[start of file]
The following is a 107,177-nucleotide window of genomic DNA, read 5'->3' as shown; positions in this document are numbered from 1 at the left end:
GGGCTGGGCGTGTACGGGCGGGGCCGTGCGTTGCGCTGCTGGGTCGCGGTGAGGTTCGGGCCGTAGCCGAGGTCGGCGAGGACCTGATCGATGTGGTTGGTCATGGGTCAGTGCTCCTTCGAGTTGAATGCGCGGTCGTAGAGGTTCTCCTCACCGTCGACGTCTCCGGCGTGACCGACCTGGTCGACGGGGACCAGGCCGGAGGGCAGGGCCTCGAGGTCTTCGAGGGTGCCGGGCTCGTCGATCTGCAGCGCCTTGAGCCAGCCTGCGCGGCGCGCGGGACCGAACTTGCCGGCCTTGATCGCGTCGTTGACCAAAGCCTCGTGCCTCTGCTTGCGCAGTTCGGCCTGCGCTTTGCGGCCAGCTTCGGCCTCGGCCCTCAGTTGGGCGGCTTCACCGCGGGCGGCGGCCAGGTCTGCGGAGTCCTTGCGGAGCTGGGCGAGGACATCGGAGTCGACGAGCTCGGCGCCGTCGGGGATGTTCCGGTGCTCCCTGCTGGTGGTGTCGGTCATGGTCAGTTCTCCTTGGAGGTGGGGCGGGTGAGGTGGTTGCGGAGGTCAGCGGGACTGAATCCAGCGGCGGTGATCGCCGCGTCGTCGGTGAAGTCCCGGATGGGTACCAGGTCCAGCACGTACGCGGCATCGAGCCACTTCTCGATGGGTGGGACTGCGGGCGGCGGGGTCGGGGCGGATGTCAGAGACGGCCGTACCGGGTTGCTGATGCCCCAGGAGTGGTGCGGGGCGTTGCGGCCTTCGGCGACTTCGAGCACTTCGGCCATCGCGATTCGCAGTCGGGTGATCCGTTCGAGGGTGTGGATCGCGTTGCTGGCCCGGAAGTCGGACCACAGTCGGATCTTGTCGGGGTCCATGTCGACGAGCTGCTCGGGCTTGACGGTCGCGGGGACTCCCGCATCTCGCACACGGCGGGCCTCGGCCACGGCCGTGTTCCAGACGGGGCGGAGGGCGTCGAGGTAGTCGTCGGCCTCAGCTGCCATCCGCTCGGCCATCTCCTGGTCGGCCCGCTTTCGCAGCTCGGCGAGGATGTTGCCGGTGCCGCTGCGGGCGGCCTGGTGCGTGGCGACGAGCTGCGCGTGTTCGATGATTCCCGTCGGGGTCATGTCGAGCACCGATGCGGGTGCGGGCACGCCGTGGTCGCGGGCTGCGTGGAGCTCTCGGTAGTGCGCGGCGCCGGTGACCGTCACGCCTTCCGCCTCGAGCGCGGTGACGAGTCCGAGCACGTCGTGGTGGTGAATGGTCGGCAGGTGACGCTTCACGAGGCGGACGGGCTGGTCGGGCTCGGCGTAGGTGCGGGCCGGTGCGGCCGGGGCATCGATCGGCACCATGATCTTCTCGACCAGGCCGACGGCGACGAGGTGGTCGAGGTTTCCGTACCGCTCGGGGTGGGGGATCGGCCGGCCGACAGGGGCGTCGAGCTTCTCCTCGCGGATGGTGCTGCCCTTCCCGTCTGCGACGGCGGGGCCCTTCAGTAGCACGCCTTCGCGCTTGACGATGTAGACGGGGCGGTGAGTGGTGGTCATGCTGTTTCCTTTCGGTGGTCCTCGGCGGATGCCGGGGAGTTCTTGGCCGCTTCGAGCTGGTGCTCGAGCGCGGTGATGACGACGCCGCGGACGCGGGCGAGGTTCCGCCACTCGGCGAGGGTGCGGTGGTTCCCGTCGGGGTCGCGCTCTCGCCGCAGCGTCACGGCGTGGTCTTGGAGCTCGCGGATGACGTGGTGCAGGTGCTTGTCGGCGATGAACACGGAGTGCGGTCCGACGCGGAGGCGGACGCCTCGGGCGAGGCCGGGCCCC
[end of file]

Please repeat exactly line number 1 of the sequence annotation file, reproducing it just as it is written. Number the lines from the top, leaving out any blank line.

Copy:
The following is a 107,177-nucleotide window of genomic DNA, read 5'->3' as shown; positions in this document are numbered from 1 at the left end: